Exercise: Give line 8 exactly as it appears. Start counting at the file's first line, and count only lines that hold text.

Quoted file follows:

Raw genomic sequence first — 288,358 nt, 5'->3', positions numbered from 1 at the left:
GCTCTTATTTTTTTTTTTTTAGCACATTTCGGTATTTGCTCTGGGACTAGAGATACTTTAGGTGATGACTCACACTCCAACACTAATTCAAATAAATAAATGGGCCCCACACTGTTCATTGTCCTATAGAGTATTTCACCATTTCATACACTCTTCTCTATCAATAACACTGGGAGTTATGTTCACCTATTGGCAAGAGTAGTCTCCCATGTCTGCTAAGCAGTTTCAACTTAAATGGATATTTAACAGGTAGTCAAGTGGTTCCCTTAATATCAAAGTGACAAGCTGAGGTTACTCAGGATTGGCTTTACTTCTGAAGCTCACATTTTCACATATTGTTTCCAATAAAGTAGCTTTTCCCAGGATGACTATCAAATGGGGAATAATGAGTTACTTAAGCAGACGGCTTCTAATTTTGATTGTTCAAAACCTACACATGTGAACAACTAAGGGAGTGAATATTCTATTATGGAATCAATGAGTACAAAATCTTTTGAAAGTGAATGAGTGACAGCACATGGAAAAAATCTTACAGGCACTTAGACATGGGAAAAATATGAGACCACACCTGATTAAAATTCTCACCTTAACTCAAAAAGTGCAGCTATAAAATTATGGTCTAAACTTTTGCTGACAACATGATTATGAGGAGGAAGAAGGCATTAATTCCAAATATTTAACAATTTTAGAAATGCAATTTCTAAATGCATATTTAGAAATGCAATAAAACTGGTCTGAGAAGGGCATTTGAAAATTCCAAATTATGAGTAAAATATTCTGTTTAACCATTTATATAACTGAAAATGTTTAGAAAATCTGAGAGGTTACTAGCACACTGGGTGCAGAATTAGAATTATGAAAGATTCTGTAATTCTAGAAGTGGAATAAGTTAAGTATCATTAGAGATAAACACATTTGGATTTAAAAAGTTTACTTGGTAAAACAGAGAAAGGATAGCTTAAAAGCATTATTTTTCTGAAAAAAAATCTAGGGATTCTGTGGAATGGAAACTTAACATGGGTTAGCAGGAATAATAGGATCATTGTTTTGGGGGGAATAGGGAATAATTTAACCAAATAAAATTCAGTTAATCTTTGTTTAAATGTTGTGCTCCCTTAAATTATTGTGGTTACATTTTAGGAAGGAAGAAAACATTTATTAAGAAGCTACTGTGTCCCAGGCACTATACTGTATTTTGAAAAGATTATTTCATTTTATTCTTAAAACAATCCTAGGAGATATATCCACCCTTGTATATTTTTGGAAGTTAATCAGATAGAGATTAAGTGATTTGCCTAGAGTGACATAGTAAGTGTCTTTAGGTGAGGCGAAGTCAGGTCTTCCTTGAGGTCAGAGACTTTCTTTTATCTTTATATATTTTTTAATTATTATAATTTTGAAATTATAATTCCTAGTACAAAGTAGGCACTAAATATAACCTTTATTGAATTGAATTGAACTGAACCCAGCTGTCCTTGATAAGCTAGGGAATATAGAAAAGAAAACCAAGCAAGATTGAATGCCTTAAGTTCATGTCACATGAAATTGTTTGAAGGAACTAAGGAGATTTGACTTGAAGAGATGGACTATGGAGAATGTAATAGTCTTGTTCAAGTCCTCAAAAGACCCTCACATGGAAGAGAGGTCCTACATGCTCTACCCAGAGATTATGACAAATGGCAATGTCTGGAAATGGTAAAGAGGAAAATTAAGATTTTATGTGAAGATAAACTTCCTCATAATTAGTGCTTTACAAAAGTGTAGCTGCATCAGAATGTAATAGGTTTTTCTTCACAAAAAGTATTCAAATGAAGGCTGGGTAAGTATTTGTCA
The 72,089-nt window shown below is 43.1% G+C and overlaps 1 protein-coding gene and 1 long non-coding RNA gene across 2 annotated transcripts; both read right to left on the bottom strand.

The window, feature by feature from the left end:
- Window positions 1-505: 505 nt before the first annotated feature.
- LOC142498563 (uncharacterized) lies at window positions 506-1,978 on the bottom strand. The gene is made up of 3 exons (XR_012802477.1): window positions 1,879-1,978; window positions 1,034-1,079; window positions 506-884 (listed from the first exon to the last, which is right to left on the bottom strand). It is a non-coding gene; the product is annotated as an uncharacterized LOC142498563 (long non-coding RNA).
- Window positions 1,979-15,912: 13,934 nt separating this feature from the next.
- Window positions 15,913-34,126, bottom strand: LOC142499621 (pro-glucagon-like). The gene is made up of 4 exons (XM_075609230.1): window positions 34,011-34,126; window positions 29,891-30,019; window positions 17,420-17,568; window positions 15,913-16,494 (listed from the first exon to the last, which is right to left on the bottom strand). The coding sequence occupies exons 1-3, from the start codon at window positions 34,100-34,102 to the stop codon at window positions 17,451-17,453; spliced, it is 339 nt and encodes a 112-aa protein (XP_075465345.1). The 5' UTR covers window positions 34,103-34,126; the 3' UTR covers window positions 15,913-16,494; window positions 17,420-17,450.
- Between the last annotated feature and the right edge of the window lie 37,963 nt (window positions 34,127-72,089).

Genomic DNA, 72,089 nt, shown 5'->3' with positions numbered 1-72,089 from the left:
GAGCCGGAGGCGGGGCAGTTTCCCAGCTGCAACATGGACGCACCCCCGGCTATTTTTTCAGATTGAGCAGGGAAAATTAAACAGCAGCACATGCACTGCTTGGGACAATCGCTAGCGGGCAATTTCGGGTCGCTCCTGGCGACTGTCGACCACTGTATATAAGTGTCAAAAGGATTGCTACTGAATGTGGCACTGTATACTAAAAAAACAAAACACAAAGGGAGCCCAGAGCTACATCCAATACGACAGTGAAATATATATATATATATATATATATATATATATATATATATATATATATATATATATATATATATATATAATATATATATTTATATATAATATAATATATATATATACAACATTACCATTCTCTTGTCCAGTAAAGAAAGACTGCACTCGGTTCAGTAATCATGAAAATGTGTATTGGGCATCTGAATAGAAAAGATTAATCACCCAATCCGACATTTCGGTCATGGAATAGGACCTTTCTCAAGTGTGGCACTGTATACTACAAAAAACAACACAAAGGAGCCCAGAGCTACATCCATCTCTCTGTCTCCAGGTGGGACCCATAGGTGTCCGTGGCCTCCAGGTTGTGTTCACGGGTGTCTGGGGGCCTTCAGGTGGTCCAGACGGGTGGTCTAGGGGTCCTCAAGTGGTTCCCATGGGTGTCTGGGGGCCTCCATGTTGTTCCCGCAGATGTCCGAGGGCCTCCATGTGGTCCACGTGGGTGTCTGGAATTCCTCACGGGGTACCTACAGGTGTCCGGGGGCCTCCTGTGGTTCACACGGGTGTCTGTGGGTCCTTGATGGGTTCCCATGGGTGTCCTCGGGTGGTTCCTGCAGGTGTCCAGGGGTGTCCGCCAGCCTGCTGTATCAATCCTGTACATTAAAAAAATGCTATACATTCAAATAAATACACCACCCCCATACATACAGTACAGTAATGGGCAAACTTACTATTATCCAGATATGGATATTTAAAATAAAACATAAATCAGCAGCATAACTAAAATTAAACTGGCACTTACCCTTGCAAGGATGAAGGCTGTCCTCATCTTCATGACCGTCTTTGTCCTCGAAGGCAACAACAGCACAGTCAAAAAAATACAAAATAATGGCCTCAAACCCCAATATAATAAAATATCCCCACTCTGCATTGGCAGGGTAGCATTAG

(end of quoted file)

- Window positions 15,913-34,126, bottom strand: LOC142499621 (pro-glucagon-like). The gene is made up of 4 exons (XM_075609230.1): window positions 34,011-34,126; window positions 29,891-30,019; window positions 17,420-17,568; window positions 15,913-16,494 (listed from the first exon to the last, which is right to left on the bottom strand). The coding sequence occupies exons 1-3, from the start codon at window positions 34,100-34,102 to the stop codon at window positions 17,451-17,453; spliced, it is 339 nt and encodes a 112-aa protein (XP_075465345.1). The 5' UTR covers window positions 34,103-34,126; the 3' UTR covers window positions 15,913-16,494; window positions 17,420-17,450.